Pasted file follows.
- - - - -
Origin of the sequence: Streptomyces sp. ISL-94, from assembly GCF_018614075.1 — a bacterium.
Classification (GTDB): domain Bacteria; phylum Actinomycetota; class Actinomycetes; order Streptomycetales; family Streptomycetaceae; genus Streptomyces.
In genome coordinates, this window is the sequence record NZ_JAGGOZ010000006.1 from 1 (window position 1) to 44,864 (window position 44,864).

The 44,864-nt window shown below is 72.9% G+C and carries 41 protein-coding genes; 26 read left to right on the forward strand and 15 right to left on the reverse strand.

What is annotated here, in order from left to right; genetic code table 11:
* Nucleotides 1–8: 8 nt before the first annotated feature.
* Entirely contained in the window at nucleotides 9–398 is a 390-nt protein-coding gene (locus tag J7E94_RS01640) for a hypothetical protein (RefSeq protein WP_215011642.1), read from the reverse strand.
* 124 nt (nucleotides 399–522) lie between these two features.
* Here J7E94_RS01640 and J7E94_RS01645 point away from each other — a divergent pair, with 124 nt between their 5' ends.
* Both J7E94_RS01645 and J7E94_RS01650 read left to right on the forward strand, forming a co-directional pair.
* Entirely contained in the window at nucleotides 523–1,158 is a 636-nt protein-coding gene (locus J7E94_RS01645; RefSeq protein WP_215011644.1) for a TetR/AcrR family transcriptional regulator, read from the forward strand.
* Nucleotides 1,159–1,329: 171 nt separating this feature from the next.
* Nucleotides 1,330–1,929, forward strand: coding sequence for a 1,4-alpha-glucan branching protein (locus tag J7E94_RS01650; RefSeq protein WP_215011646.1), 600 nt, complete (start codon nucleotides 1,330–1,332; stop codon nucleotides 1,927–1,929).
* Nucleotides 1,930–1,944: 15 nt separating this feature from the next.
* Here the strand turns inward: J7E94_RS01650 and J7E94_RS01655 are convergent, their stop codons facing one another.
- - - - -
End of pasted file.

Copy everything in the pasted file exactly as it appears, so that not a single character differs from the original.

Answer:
Origin of the sequence: Streptomyces sp. ISL-94, from assembly GCF_018614075.1 — a bacterium.
Classification (GTDB): domain Bacteria; phylum Actinomycetota; class Actinomycetes; order Streptomycetales; family Streptomycetaceae; genus Streptomyces.
In genome coordinates, this window is the sequence record NZ_JAGGOZ010000006.1 from 1 (window position 1) to 44,864 (window position 44,864).

The 44,864-nt window shown below is 72.9% G+C and carries 41 protein-coding genes; 26 read left to right on the forward strand and 15 right to left on the reverse strand.

What is annotated here, in order from left to right; genetic code table 11:
* Nucleotides 1–8: 8 nt before the first annotated feature.
* Entirely contained in the window at nucleotides 9–398 is a 390-nt protein-coding gene (locus tag J7E94_RS01640) for a hypothetical protein (RefSeq protein WP_215011642.1), read from the reverse strand.
* 124 nt (nucleotides 399–522) lie between these two features.
* Here J7E94_RS01640 and J7E94_RS01645 point away from each other — a divergent pair, with 124 nt between their 5' ends.
* Both J7E94_RS01645 and J7E94_RS01650 read left to right on the forward strand, forming a co-directional pair.
* Entirely contained in the window at nucleotides 523–1,158 is a 636-nt protein-coding gene (locus J7E94_RS01645; RefSeq protein WP_215011644.1) for a TetR/AcrR family transcriptional regulator, read from the forward strand.
* Nucleotides 1,159–1,329: 171 nt separating this feature from the next.
* Nucleotides 1,330–1,929, forward strand: coding sequence for a 1,4-alpha-glucan branching protein (locus tag J7E94_RS01650; RefSeq protein WP_215011646.1), 600 nt, complete (start codon nucleotides 1,330–1,332; stop codon nucleotides 1,927–1,929).
* Nucleotides 1,930–1,944: 15 nt separating this feature from the next.
* Here the strand turns inward: J7E94_RS01650 and J7E94_RS01655 are convergent, their stop codons facing one another.